Global warming lets first container ship cross Russia’s Arctic

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Global warming lets first container ship cross Russia’s Arctic



Danish shipping giant Maersk will become the first company to send a commercial container ship from the Pacific to the North Atlantic through Russia’s Northern Sea Route, sailing through the Arctic.

The move underlines the impact of global warming on the Arctic ice caps.

The Venta Maersk, an ice-class ship able to carry a cargo of 3,600-containers, is due to sail from Vladivostok bound to reach St Petersburg by late September, industry publication ‘High North News’ has reported.

It will carry a cargo of frozen fish. Maersk confirmed the report.

The so-called Northern Sea Route runs between the far north coast of Russia and the North Pole.

It is only ever passable for a few months of the year, and, for now, ships require the expensive support of a nuclear ice-breaker and it is not viable for the biggest commercial container ships.

But it can shave a week off travel times, and 2018 has been an unusually hot summer.

If successful, opening a new commercial route would shorten sailing times between Europe and the Far East, potentially rivalling the Suez Canal for some goods.

Shipping lanes across the frozen north of Canada – the North West Passage, linking ports on the east coast of the United States to the Pacific, are also seen as increasingly viable as the ice-caps retreat.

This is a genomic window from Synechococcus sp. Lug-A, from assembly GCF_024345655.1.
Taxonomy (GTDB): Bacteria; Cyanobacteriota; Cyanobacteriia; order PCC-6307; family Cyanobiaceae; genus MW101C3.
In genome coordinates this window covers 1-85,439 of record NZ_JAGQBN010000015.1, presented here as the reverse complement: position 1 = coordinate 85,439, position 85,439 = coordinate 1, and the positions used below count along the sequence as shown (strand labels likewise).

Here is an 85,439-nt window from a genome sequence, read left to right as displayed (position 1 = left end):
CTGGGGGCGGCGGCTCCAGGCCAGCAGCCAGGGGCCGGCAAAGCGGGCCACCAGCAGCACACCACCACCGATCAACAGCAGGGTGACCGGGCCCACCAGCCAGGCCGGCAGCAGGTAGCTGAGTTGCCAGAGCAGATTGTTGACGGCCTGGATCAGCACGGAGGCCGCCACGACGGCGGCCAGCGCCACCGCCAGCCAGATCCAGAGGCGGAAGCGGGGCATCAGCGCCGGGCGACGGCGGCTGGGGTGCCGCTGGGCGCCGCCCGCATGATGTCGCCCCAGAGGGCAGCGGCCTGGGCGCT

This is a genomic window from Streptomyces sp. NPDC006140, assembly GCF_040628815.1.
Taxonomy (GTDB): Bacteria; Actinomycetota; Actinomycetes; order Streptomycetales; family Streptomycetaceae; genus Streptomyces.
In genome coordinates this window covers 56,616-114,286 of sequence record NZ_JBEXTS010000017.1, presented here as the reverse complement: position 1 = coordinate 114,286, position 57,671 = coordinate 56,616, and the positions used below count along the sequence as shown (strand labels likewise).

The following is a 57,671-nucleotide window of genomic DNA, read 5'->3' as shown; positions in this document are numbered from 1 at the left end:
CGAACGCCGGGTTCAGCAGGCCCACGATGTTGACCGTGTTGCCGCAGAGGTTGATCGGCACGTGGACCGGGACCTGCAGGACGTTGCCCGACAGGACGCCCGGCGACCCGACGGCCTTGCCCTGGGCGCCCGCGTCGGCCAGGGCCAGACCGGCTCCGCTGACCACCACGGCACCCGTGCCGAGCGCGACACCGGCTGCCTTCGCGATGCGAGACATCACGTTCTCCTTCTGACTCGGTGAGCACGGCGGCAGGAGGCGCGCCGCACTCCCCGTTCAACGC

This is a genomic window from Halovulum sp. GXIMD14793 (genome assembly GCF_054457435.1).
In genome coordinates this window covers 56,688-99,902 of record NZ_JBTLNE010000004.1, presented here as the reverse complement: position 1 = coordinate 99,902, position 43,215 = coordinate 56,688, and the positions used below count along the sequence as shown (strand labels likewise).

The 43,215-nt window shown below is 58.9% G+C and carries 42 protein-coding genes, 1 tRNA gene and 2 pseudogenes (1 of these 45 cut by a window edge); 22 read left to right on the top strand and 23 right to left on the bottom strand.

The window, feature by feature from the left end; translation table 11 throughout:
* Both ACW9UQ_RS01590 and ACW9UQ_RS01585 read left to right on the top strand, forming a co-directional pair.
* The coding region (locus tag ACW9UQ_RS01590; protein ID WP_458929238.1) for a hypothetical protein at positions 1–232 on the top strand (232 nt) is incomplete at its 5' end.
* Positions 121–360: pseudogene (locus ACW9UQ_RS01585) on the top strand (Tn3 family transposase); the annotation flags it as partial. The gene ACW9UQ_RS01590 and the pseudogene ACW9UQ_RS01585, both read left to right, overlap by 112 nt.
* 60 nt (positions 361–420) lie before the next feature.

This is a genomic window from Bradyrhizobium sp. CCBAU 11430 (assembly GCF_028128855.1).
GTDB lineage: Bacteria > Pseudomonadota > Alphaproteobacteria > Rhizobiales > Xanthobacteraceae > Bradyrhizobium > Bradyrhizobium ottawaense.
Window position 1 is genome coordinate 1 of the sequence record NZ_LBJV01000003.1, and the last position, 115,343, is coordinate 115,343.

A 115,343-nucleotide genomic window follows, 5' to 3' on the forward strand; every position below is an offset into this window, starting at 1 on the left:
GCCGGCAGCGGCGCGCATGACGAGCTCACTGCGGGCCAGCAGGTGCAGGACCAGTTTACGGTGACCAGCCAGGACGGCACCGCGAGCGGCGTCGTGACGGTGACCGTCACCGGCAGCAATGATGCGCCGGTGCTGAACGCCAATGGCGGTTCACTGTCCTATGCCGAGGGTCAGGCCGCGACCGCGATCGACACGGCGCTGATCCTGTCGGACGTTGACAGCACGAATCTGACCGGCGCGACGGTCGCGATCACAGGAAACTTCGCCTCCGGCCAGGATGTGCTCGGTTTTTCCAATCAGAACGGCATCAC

Maersk CEO Soren Skou previously confirmed plans to sail Russia’s Northern Sea Route in an interview last year that followed a meeting with Russian officials in November.

On July 23 this year, Russia issued the permit for the Venta Maersk’s East/West sailing between September 1 and 20.

Sea ice around the North Pole freezes to its thickest by the end of the winter in March, and thaws to an annual minimum in September. The ice has shrunk in recent decades in a trend scientists link to man-made climate change.

Maersk’s Chinese rival, China Ocean Shipping Company (COSCO), is also active in the region including making five transit voyages last year. The prospect of a regular container service sailing north of Russia remains some way off, experts say, but shipping companies are increasingly testing what they can do in the far north.

Earlier this year, shipping company Teekay said one of its tankers loaded a first cargo of liquefied natural gas at a terminal in Arctic Russia and travelled to France in January – the first ship to make such a winter voyage without an icebreaker.

Winter sea ice on the Arctic Ocean covered the second smallest area on record this year, the US National Snow and Ice Data Centre (NSIDC) said in March.

The thaw that is opening the region to shipping and oil exploration may be disrupting weather far to the south, scientists said.

The 2018 winter ice was about a million square kilometres – roughly the size of Egypt – below the long-term average maximum, NSIDC data show.

Until now, the focus has been on a trend of shrinking Arctic sea ice in summer, which may also affect weather far to the south. Researchers suspect Arctic warmth can disrupt the high-altitude jet stream and send brief blasts of frigid air south – such as a ‘Beast from the East’.

(Additional reporting Reuters)

Irish Independent

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